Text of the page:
My goal for this post was/is to make some predictions about the GOP '08 primaries and figure out just how much work Thompson has to do to get in front of Giuliani (or, put another way, figure out how inevitable is it that Giuliani will be the '08 GOP candidate?).
I started by spending some time looking over the Republican presidential primary poll results over at Pollster.com. I then proceeded to make some predictions for Iowa, New Hampshire, South Carolina, Florida, Michigan, and California (six of the eight states for which they have polling graphs).
For each state, I tried to follow the trends I saw in it's graph to arrive at a January '08 number. Obviously the trends these graphs show will likely change over the next four months, but the trends were generally quite clear and had been fairly consistent over the last four or more months, so I think using the trend-result numbers will be closer to reality than the current snapshot numbers.
I also made the assumption that Gingrich supporters would ultimately turn into Thompson supporters. Newt is tacitly supporting Fred, and it seems to me that Gingrich supporters probably support Gingrich because they aren't thrilled with Rudy McRomney. Perhaps I'm being myopic to the possibility Gingrich supporters would wind up with the Huckabee camp, but I think overall this is a pretty safe assumption.
Here's what my predictions, per the above, end up looking like on the polling graph overlaying the six states:
The big colored dots are where I think the candidates will wind up. There should be six dots for each (one for each state mentioned above).
The graph is nice and all, but prediction-wise, it's more valuable to see how things actually break down for each of the states, and sort of go state-by-state like it will actually happen.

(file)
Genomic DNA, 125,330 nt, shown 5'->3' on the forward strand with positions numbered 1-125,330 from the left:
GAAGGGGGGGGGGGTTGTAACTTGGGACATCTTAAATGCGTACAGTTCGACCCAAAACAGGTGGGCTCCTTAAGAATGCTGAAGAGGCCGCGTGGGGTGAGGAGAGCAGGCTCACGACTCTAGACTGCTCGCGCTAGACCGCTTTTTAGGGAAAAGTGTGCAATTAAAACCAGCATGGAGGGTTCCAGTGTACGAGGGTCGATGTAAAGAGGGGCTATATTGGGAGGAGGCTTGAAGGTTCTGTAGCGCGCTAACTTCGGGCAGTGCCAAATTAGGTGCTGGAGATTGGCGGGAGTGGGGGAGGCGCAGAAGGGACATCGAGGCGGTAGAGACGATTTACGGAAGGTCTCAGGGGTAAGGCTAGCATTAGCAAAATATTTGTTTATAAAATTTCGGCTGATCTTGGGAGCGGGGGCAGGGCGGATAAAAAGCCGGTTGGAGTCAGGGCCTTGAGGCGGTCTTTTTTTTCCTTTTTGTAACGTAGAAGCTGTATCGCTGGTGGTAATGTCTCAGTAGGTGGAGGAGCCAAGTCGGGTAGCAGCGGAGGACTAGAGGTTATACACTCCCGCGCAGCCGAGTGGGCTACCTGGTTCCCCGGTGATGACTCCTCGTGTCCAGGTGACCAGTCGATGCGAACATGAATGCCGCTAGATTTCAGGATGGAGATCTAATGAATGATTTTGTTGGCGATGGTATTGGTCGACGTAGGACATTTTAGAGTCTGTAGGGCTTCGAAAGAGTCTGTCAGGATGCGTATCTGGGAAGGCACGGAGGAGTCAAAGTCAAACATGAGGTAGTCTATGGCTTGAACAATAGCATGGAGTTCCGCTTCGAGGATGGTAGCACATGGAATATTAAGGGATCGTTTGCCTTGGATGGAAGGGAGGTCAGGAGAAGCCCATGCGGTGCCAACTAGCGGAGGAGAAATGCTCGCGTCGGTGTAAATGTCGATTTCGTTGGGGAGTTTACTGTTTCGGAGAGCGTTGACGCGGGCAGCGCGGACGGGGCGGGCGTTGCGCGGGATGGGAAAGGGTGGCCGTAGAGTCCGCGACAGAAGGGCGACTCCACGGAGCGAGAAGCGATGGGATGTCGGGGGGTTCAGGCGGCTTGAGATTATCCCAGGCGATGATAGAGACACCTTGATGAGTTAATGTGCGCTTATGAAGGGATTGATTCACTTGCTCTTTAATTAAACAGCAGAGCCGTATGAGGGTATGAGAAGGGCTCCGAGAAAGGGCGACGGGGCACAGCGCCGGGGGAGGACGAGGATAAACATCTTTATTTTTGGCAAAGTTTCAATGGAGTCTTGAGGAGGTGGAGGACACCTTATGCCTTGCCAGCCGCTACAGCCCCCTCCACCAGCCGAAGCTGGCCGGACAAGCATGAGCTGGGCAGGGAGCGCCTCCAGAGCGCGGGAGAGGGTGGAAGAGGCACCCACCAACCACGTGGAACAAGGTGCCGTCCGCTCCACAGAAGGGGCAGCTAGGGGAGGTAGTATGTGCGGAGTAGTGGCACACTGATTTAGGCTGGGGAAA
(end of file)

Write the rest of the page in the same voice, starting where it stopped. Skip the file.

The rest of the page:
Prompted my desire for that approach, I compiled the '08 Republican primary schedule and having done that I actually decided I didn't like my original mix of states. I don't think it would really be worthwhile to look at all fifty states, or even all of the "early" (up through "Super Mega Extrodinary Tuesday!!!") states. So, I'm going to leverage the "Influence" index I added to my '08 GOP primary schedule and I'm looking at the states with an influence number greater than 10 who vote before March. Ohio and Texas have >10 influence numbers, but things really are generally decided before they will actually vote in March. Thus, the states that meet my criteria are Iowa, South Carolina, New Hampshire, Florida, Illinois, New York, California, and Georgia.
For Iowa, SC, NH, FL, and CA I'm using the numbers I arrived at in my mega-graph above. For New York, I'm also going to take the same approach using New York's graph from Pollster.com. For IL and GA, which don't have graphs at Pollster.com, I'm using opinion polling recorded on Wikipedia.
A final note on my "methodology" is regarding turning voting percentages into numbers of delegates from that state. There are actual rules documenting how that's supposed to work, but each state has some delegates that are sort of flexible (not necessarily tied to the state's popular vote) so it gets extra complicated, fast. I tried to look at historical delegate allocations for percentages and use that. Generally, it appears that the top candidate winds up with say 60-80% of the state's delegates and the remainder get spread among the other top vote getters who got more than 10-15% of the vote.
And now with all this background out of the way ... onto the results.